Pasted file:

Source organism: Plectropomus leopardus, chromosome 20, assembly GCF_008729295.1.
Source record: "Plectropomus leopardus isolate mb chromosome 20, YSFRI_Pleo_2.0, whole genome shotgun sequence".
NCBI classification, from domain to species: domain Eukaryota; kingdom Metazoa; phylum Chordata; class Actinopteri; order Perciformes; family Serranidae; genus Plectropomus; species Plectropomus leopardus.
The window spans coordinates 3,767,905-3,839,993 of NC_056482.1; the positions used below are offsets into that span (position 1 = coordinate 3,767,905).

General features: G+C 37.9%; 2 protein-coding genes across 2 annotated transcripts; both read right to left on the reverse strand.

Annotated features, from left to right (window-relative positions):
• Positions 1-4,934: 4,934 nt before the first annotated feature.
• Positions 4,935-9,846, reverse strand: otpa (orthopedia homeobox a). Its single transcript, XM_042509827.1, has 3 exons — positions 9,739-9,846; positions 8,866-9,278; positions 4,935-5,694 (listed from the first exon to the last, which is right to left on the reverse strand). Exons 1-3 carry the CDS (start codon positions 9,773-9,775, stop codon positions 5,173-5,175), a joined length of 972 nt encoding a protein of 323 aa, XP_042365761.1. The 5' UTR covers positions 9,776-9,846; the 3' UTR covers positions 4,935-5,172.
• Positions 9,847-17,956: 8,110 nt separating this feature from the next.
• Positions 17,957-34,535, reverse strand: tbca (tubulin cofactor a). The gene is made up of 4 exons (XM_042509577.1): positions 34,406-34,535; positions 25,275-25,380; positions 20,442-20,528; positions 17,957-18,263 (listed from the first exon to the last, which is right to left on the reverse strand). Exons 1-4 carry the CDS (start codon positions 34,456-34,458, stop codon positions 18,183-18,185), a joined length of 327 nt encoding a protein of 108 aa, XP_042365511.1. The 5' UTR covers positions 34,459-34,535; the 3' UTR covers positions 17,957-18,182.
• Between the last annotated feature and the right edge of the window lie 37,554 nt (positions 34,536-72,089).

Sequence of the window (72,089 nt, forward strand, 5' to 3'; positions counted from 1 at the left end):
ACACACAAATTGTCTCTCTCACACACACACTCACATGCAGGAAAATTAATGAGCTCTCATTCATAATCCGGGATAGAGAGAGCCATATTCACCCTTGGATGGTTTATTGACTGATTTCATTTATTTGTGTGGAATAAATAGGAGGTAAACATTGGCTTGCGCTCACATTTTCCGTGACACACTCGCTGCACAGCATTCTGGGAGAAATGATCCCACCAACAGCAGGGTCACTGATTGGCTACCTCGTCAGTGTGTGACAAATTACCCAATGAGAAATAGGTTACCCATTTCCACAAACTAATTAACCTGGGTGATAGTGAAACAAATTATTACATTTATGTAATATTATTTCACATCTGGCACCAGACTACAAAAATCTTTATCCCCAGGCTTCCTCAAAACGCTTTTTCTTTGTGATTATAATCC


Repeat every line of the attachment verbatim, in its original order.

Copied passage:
Source organism: Plectropomus leopardus, chromosome 20, assembly GCF_008729295.1.
Source record: "Plectropomus leopardus isolate mb chromosome 20, YSFRI_Pleo_2.0, whole genome shotgun sequence".
NCBI classification, from domain to species: domain Eukaryota; kingdom Metazoa; phylum Chordata; class Actinopteri; order Perciformes; family Serranidae; genus Plectropomus; species Plectropomus leopardus.
The window spans coordinates 3,767,905-3,839,993 of NC_056482.1; the positions used below are offsets into that span (position 1 = coordinate 3,767,905).

General features: G+C 37.9%; 2 protein-coding genes across 2 annotated transcripts; both read right to left on the reverse strand.

Annotated features, from left to right (window-relative positions):
• Positions 1-4,934: 4,934 nt before the first annotated feature.
• Positions 4,935-9,846, reverse strand: otpa (orthopedia homeobox a). Its single transcript, XM_042509827.1, has 3 exons — positions 9,739-9,846; positions 8,866-9,278; positions 4,935-5,694 (listed from the first exon to the last, which is right to left on the reverse strand). Exons 1-3 carry the CDS (start codon positions 9,773-9,775, stop codon positions 5,173-5,175), a joined length of 972 nt encoding a protein of 323 aa, XP_042365761.1. The 5' UTR covers positions 9,776-9,846; the 3' UTR covers positions 4,935-5,172.
• Positions 9,847-17,956: 8,110 nt separating this feature from the next.
• Positions 17,957-34,535, reverse strand: tbca (tubulin cofactor a). The gene is made up of 4 exons (XM_042509577.1): positions 34,406-34,535; positions 25,275-25,380; positions 20,442-20,528; positions 17,957-18,263 (listed from the first exon to the last, which is right to left on the reverse strand). Exons 1-4 carry the CDS (start codon positions 34,456-34,458, stop codon positions 18,183-18,185), a joined length of 327 nt encoding a protein of 108 aa, XP_042365511.1. The 5' UTR covers positions 34,459-34,535; the 3' UTR covers positions 17,957-18,182.
• Between the last annotated feature and the right edge of the window lie 37,554 nt (positions 34,536-72,089).

Sequence of the window (72,089 nt, forward strand, 5' to 3'; positions counted from 1 at the left end):
ACACACAAATTGTCTCTCTCACACACACACTCACATGCAGGAAAATTAATGAGCTCTCATTCATAATCCGGGATAGAGAGAGCCATATTCACCCTTGGATGGTTTATTGACTGATTTCATTTATTTGTGTGGAATAAATAGGAGGTAAACATTGGCTTGCGCTCACATTTTCCGTGACACACTCGCTGCACAGCATTCTGGGAGAAATGATCCCACCAACAGCAGGGTCACTGATTGGCTACCTCGTCAGTGTGTGACAAATTACCCAATGAGAAATAGGTTACCCATTTCCACAAACTAATTAACCTGGGTGATAGTGAAACAAATTATTACATTTATGTAATATTATTTCACATCTGGCACCAGACTACAAAAATCTTTATCCCCAGGCTTCCTCAAAACGCTTTTTCTTTGTGATTATAATCC